An analytical study of the life and works of Imam Abu Hanifah. Probably one of the most comprehensive biographies in the English language by the celebrated author 'Allamah Shibli Nomani
I must admit that the facts I have accepted about the Imam's personality and way of life are also derived from these very biographical memoirs; but then every incident or fact mentioned in a book has to be considered on its own merits. In regard to ordinary incidents the ordinary kind of evidence is sufficient; but so far as extraordinary things of the kind that I am speaking of are concerned, they need some authority absolutely beyond doubt; in fact, they need to conform to something more than the conditions to be fulfilled by a Hadith before it can be accepted as sahih (authentic), marfu' (connected with a saying or an act of the Prophet) and muttasil (uninterruptedly continuous) -- and must also stand examination in accordance with the principles of scrutiny (dirayat). When one thinks of the Imam's sagacity and keen intellect, of which we have first-hand proof, one cannot believe his doing things which even a rabid anchorite would not do.
An accurate, though sketchy, portrait of the Imam's personality is to be found in the description that Qadi Abu Yusuf gave of him to Harun al-Rashid at the latter's request. "As far as I know," said the Qadi, "Abu Hanifah was extremely pious, avoided forbidden things, remained silent and absorbed in his thoughts most of the time, and answered a question only if he knew the answer. He was very generous and self-respecting, never asked a favour of anybody, shunned the company of the worldly-minded and held worldly power and position in contempt. He avoided slander and only talked well of people. He was a man of profound learning and was as generous with his knowledge as with his money." On hearing this account, Harun al-Rashid observed, "You have described a great and good man." To superficial observers, the qualities described by Qadi Abu Yusuf may not appear to be of much significance, but connoisseurs of the spiritual character know that, easy as this way of life may look, it is very difficult to follow and as praiseworthy as it is difficult.
Along with beauty of character God had endowed the Imam with good looks. He had a medium height, handsome features and a well-proportioned figure. His way of speaking was pleasing and his voice loud and clear. When he spoke on a problem he did so with such eloquence and clarity that, no matter how complicated it was, it became simplified.
He was a man of good taste and liked to dress well. Sometimes he even put on ermine jubbahs Abu Muti' Balkhi, one of his pupils, mentions that on one occasion he found him dressed in a shirt and mantle which could not have cost less than four hundred dirhams. One day he borrowed the mantle of Nasr b. Muhammad, who called on him when he was getting ready to go out. On coming back, he complained that he had felt ashamed of the mantle because it was dirty. Nasr had bought it for five dinars and was proud of it. He was, therefore, surprised at the Imam's complaint, but he understood the reason for it when, a few days later, he found the Imam wearing a mantle which could not have cost less than thirty dinars.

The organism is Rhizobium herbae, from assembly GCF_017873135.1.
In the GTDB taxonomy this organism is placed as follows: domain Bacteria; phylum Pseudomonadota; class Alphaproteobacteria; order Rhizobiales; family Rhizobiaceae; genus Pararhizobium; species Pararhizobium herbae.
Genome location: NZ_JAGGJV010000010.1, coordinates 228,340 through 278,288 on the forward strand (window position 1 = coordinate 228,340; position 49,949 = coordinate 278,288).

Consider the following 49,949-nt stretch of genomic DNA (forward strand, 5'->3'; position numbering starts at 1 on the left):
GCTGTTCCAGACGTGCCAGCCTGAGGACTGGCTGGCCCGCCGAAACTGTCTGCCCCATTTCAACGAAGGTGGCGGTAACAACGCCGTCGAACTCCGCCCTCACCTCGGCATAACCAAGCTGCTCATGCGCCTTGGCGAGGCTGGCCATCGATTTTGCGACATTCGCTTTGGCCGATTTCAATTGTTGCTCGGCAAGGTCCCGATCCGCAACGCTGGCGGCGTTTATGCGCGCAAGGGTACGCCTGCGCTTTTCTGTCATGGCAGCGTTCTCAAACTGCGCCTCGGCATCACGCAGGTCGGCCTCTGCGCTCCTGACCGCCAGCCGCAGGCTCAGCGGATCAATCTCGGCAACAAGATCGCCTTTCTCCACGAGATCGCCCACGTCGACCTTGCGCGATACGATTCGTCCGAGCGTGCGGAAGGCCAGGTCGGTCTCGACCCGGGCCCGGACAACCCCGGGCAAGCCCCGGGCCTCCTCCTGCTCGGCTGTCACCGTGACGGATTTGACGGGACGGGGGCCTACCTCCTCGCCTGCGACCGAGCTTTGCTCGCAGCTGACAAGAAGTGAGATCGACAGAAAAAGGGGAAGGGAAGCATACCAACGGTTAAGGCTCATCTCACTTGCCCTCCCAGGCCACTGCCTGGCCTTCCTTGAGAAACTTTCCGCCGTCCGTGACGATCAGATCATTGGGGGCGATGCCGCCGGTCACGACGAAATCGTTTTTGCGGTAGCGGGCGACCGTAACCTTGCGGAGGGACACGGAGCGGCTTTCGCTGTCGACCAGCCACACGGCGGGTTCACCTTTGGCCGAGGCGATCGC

The Caliph Mansur had invented a special straw cap covered with black cloth for his courtiers to wear. The cap was so very tall that it provoked the poet Abu Dalamah into saying humorously, "We were expecting some enhancement from the Caliph. So he has enhanced the length of caps."
Although the Imam kept away from the Caliph's court as much as he could, yet he did not mind occasionally wearing the new courtiers' cap. In fact, it raised eyebrows in learned circles that he sometimes had seven or eight of the caps in his wardrobe, although for the beau monde this was nothing to marvel at.
In some other matters too, the Imam's style of living was quite different from that of the common run of 'ulama'. Most of the contemporary 'ulama' were stipendiaries of the Caliph or of rich courtiers, and did not consider this as a thing to be apologetic about. Somebody having taunted Qadi Ibn 'Abd al-Barr with being a stipendiary of wealthy people, he replied by citing the example of a number of Companions, Tabi'in and Tab' Tabi'in who had lived on the generosity of the rich. However, I do not consider this as perhaps some modern-minded people do, to be tantamount to idleness or parasitism. Teaching was not yet a salaried profession. The 'ulama' used to teach honorarily either at their own homes or in mosques -- a system which has not yet been surpassed in extensiveness and usefulness. What these honorary teachers received from their rich patrons by way of regular stipends or occasional gifts could well be regarded as a salary. All the same, it cannot be denied that it was this practice which in course of time grew into the system of professional and hereditary religious preceptors (Pirs), parasites living by exploiting people's credulity, which has rendered a large part of the Muslim population idle.†
There is no doubt that Abu Hanifah was strongly opposed to the practice, and he was right in the light of its subsequent development. One great advantage that accrued to him from his being attached to nobody was that he could express his true opinions without fear or favour. However independent-minded and frank a man may be, he cannot help being influenced by those from whom he accepts favours. Abu Hanifah never accepted a favour from anybody throughout his life, and so he retained his independence. He sometimes used to mention this fact too.